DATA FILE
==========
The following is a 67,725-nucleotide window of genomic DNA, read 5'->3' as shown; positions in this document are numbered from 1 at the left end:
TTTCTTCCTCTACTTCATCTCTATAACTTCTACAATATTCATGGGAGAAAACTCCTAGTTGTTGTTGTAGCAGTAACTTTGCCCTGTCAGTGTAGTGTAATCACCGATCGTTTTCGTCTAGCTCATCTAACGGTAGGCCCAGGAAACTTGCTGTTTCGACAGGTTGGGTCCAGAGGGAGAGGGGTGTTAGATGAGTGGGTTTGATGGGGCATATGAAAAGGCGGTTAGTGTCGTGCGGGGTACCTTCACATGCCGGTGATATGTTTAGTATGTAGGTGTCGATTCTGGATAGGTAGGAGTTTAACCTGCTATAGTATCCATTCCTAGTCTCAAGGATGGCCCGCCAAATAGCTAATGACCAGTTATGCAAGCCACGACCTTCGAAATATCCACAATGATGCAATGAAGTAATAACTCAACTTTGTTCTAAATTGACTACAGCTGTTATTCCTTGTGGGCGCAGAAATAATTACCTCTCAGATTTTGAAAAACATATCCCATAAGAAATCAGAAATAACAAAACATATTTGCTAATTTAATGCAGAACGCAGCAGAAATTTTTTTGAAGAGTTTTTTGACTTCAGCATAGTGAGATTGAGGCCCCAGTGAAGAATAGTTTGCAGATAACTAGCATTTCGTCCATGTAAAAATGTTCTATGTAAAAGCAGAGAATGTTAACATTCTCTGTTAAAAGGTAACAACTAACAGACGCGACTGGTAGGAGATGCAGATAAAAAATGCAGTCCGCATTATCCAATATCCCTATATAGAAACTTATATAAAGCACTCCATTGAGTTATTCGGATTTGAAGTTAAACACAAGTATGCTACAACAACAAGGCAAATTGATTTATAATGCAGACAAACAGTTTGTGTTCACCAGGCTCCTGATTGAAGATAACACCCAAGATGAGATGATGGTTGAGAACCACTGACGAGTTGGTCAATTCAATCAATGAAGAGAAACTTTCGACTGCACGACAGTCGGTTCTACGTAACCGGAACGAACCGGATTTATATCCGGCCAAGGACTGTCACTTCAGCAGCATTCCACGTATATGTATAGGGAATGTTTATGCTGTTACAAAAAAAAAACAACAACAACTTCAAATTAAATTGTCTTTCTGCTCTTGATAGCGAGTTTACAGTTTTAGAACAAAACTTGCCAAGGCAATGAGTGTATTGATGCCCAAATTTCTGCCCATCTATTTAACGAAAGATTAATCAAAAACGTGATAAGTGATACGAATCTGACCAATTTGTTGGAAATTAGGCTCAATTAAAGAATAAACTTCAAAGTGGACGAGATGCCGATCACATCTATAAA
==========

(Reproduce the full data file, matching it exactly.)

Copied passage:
The following is a 67,725-nucleotide window of genomic DNA, read 5'->3' as shown; positions in this document are numbered from 1 at the left end:
TTTCTTCCTCTACTTCATCTCTATAACTTCTACAATATTCATGGGAGAAAACTCCTAGTTGTTGTTGTAGCAGTAACTTTGCCCTGTCAGTGTAGTGTAATCACCGATCGTTTTCGTCTAGCTCATCTAACGGTAGGCCCAGGAAACTTGCTGTTTCGACAGGTTGGGTCCAGAGGGAGAGGGGTGTTAGATGAGTGGGTTTGATGGGGCATATGAAAAGGCGGTTAGTGTCGTGCGGGGTACCTTCACATGCCGGTGATATGTTTAGTATGTAGGTGTCGATTCTGGATAGGTAGGAGTTTAACCTGCTATAGTATCCATTCCTAGTCTCAAGGATGGCCCGCCAAATAGCTAATGACCAGTTATGCAAGCCACGACCTTCGAAATATCCACAATGATGCAATGAAGTAATAACTCAACTTTGTTCTAAATTGACTACAGCTGTTATTCCTTGTGGGCGCAGAAATAATTACCTCTCAGATTTTGAAAAACATATCCCATAAGAAATCAGAAATAACAAAACATATTTGCTAATTTAATGCAGAACGCAGCAGAAATTTTTTTGAAGAGTTTTTTGACTTCAGCATAGTGAGATTGAGGCCCCAGTGAAGAATAGTTTGCAGATAACTAGCATTTCGTCCATGTAAAAATGTTCTATGTAAAAGCAGAGAATGTTAACATTCTCTGTTAAAAGGTAACAACTAACAGACGCGACTGGTAGGAGATGCAGATAAAAAATGCAGTCCGCATTATCCAATATCCCTATATAGAAACTTATATAAAGCACTCCATTGAGTTATTCGGATTTGAAGTTAAACACAAGTATGCTACAACAACAAGGCAAATTGATTTATAATGCAGACAAACAGTTTGTGTTCACCAGGCTCCTGATTGAAGATAACACCCAAGATGAGATGATGGTTGAGAACCACTGACGAGTTGGTCAATTCAATCAATGAAGAGAAACTTTCGACTGCACGACAGTCGGTTCTACGTAACCGGAACGAACCGGATTTATATCCGGCCAAGGACTGTCACTTCAGCAGCATTCCACGTATATGTATAGGGAATGTTTATGCTGTTACAAAAAAAAAACAACAACAACTTCAAATTAAATTGTCTTTCTGCTCTTGATAGCGAGTTTACAGTTTTAGAACAAAACTTGCCAAGGCAATGAGTGTATTGATGCCCAAATTTCTGCCCATCTATTTAACGAAAGATTAATCAAAAACGTGATAAGTGATACGAATCTGACCAATTTGTTGGAAATTAGGCTCAATTAAAGAATAAACTTCAAAGTGGACGAGATGCCGATCACATCTATAAA